Press freedom reports

Syria comes in 153rd out of 168 in Reporters Without Borders’ annual Worldwide Press Freedom Index, just above Iraq. The report states that Syria has “no independent media, only organs that spout government propaganda. The rulers of these countries keep a tight grip on the news and have set many red lines journalists must not cross. Self-censorship remains the best protection.” Reporters Without Borders perceive a “very serious situation” for press freedom in Syria. The annual report on press freedom notes that “state control of the media and the ongoing state of emergency continues to be used as an excuse to arrest many media workers. Eight journalists and cyber-dissidents were imprisoned in 2006.” The Syrian president Bashar al-Asad also counts as one of Reporters Without Borders’ “Predators.”


According to the annual World Press Freedom Review by the IPI “the Syrian media is among the most controlled in the region and the authorities exercise a tight reign on the press. The government or ruling Baath party own or operate most major media outlets. The few private FM radio stations granted licenses in recent years are not allowed to broadcast news or political content. A small number of private newspapers publish within Syria. At times, these newspapers publish mild criticism of the regime but such actions are often met with harsh reprisals. Relentless intimidation and harassment of opposition voices mean that most publications tow the government line when reporting on domestic issues or foreign policies.”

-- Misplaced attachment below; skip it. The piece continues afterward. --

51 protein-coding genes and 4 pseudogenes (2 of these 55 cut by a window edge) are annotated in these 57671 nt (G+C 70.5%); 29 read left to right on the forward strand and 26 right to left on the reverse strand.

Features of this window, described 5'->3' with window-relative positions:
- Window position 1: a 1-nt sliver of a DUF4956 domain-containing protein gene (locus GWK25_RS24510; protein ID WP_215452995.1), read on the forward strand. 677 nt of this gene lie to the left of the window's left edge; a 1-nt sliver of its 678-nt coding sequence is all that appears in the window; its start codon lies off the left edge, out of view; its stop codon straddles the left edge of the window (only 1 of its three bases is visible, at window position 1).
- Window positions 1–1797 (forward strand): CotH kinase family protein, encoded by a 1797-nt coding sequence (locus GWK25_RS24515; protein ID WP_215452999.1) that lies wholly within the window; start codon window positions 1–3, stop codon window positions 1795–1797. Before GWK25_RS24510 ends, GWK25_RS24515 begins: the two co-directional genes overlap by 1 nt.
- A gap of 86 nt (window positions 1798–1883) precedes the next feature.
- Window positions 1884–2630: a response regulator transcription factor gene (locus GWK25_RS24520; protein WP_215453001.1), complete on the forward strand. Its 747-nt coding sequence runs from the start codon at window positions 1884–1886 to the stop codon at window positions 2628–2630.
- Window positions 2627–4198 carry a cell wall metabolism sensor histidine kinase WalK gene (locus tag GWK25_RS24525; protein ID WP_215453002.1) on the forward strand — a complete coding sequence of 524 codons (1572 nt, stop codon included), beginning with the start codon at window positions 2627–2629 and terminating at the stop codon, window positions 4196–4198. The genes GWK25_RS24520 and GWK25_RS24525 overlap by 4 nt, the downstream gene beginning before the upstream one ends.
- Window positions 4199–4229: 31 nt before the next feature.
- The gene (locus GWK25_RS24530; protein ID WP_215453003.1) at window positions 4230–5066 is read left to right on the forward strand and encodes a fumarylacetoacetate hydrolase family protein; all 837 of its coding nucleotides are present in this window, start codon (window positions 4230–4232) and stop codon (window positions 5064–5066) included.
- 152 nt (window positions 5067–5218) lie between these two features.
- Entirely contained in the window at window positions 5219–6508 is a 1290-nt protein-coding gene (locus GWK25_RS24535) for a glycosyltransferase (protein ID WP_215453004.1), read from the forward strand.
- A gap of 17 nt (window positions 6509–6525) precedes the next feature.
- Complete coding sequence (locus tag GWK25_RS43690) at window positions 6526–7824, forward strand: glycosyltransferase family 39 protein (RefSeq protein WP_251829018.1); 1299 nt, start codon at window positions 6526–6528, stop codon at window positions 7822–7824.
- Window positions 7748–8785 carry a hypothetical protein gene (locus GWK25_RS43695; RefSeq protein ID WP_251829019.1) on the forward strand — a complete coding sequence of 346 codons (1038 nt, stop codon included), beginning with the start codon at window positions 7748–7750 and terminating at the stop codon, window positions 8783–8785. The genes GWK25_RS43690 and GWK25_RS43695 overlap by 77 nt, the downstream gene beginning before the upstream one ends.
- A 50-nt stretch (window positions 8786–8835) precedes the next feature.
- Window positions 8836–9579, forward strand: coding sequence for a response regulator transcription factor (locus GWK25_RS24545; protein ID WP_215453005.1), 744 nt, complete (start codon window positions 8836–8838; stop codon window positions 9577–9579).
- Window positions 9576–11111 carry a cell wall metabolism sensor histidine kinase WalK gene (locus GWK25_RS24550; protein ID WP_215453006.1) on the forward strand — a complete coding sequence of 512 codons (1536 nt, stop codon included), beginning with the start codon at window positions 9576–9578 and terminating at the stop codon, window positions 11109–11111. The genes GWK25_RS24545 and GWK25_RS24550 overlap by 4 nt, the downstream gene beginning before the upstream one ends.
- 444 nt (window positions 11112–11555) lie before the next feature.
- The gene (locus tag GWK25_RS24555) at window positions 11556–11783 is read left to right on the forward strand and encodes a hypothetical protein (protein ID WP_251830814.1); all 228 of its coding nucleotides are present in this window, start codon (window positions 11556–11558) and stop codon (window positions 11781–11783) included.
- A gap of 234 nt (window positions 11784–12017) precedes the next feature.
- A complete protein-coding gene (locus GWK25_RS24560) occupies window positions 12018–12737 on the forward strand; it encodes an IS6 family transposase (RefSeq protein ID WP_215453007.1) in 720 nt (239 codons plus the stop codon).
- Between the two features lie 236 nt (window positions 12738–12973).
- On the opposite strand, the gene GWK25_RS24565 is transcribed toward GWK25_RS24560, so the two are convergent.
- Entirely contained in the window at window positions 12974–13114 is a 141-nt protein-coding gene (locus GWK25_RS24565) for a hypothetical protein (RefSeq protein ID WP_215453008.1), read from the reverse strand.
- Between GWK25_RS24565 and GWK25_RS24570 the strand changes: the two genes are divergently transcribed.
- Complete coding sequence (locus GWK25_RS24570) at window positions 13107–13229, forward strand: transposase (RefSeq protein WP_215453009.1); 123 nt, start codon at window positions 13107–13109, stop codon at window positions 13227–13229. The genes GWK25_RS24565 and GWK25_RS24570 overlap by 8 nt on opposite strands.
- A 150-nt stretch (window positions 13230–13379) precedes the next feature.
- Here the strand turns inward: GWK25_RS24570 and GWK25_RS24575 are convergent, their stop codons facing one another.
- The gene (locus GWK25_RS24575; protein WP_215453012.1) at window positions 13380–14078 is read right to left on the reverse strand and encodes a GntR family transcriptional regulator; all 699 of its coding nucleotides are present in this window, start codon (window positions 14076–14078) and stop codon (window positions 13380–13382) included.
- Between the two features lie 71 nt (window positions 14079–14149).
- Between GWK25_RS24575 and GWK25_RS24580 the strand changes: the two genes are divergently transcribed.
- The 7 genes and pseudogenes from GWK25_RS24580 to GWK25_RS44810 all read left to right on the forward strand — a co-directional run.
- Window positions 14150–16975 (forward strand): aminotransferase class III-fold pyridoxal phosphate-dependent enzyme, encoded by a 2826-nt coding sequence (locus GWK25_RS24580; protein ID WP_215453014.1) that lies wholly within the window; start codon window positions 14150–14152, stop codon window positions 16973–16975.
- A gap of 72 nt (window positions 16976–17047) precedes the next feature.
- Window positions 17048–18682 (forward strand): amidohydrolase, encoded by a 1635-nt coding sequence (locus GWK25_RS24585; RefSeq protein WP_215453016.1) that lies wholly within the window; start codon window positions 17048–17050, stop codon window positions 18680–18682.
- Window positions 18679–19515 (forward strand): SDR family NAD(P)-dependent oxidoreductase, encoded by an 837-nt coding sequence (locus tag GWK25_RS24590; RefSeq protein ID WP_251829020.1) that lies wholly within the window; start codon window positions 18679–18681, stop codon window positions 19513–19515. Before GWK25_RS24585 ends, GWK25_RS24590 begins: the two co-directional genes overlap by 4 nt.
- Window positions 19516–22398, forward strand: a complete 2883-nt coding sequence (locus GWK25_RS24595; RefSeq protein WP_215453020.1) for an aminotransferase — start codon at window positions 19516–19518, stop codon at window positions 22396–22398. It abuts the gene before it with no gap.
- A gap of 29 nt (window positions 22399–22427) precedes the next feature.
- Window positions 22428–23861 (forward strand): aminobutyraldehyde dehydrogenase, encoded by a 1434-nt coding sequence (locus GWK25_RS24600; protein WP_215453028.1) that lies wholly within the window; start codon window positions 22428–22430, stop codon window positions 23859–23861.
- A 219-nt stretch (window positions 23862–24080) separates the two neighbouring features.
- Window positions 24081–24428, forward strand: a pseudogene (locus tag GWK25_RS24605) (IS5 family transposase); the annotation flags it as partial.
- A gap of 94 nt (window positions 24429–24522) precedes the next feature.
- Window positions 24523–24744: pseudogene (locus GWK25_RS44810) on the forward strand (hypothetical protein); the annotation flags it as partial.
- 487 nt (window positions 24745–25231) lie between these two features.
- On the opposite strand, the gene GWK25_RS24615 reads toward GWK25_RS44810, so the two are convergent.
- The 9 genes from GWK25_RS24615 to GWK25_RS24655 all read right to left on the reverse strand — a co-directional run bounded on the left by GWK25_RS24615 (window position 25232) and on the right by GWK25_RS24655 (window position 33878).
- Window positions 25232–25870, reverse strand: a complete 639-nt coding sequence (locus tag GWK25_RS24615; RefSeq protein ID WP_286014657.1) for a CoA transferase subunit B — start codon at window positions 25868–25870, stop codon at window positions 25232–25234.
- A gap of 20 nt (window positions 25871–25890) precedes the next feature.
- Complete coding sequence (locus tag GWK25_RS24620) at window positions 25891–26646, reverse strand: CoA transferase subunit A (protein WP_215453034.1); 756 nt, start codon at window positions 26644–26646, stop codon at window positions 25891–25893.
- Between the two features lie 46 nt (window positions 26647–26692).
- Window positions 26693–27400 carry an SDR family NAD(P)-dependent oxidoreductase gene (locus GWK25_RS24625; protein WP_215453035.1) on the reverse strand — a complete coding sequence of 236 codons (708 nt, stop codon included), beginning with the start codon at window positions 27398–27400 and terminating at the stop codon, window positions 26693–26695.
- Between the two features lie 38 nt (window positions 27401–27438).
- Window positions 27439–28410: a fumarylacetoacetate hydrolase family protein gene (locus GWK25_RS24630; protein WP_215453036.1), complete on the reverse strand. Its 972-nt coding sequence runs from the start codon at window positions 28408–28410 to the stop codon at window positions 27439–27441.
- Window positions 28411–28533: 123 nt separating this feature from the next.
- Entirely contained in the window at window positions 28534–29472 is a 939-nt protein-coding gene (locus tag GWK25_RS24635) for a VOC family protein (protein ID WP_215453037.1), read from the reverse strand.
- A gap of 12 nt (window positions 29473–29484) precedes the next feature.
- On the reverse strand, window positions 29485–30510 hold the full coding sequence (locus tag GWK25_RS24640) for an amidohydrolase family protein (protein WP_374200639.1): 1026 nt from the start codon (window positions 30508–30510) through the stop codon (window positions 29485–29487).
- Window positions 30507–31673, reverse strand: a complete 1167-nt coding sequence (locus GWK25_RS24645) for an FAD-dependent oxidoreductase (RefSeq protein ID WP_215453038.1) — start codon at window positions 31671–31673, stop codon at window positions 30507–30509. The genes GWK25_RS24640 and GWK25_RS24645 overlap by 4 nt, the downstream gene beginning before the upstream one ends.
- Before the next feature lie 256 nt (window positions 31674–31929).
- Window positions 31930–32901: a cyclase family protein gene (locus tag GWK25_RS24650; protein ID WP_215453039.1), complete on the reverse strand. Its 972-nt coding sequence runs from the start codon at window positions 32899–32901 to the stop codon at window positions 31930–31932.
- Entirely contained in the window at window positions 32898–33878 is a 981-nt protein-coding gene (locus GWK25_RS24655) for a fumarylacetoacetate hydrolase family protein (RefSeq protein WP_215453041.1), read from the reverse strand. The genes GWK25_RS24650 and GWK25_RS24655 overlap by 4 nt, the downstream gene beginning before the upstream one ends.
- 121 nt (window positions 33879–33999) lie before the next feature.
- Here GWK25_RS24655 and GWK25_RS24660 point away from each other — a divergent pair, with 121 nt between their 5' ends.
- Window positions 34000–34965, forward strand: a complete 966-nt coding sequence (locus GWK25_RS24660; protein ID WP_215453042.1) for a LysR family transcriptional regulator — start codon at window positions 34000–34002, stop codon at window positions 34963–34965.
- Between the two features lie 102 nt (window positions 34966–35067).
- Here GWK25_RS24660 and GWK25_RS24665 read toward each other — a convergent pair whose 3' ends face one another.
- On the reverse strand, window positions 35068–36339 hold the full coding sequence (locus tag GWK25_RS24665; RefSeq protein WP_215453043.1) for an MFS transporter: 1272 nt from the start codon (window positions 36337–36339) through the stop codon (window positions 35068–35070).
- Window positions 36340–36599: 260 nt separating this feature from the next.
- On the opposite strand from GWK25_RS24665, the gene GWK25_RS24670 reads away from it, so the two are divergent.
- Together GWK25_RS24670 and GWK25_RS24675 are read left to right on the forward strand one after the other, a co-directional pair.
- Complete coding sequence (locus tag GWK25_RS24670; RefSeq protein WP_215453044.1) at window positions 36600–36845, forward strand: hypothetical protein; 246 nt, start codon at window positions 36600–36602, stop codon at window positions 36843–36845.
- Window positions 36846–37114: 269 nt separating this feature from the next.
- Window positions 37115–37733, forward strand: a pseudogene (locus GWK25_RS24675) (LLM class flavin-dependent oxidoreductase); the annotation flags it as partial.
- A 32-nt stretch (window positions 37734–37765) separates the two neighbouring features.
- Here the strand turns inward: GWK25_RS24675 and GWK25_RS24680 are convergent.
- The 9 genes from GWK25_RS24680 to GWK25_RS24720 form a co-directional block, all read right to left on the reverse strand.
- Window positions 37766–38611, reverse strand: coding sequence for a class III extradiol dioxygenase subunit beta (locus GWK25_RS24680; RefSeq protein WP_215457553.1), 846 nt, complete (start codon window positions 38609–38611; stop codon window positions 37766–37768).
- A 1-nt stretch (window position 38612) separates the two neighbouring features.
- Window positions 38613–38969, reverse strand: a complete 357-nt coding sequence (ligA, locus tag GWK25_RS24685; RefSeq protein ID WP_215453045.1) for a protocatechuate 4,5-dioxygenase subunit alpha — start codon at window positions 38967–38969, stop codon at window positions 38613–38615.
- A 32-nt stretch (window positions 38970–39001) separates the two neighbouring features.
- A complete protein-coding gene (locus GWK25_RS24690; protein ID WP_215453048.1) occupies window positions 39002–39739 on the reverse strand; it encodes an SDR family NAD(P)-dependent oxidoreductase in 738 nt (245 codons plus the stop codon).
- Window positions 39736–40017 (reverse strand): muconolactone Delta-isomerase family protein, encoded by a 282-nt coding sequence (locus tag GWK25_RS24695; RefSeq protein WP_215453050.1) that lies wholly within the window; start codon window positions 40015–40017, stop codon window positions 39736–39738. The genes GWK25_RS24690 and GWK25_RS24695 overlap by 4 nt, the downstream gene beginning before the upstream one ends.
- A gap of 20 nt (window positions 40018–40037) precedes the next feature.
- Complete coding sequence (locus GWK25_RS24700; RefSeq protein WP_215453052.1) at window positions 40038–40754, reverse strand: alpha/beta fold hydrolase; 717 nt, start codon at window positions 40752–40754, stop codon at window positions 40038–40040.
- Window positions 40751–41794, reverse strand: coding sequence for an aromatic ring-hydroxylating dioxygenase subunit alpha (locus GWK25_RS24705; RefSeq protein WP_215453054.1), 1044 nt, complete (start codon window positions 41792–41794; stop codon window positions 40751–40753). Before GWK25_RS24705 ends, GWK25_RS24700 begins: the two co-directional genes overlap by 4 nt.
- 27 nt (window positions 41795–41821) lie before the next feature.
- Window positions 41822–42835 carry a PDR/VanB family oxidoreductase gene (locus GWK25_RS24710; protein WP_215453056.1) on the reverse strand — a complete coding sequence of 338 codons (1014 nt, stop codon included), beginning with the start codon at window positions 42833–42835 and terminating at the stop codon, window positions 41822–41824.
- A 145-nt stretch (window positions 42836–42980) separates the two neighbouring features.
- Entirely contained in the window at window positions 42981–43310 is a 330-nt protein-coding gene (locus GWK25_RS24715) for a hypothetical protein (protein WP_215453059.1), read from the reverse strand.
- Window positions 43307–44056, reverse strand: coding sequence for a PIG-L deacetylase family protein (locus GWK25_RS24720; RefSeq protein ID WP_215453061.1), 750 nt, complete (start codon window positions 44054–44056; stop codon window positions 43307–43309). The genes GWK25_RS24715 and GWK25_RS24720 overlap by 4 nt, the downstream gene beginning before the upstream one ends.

In the Committee to Protect Journalists’ 2006 Top 10 of Most Censored Countries Syria comes in at 9th place. According to CPJ “the media are under heavy state control and influence. Some newspapers and broadcast outlets are in private hands but are owned by regime loyalists, or are barred from disseminating political content. Some private and party newspapers offer mild criticism of some government policies or the Baath party, but they are largely toothless. State papers and broadcasters remain unflinchingly supportive of the regime. The press law maps out an array of restrictions against the media, including a requirement that periodicals obtain licenses from the prime minister, who can deny any application not in the “public interest.” The regime has harassed critics through arrests or warnings.”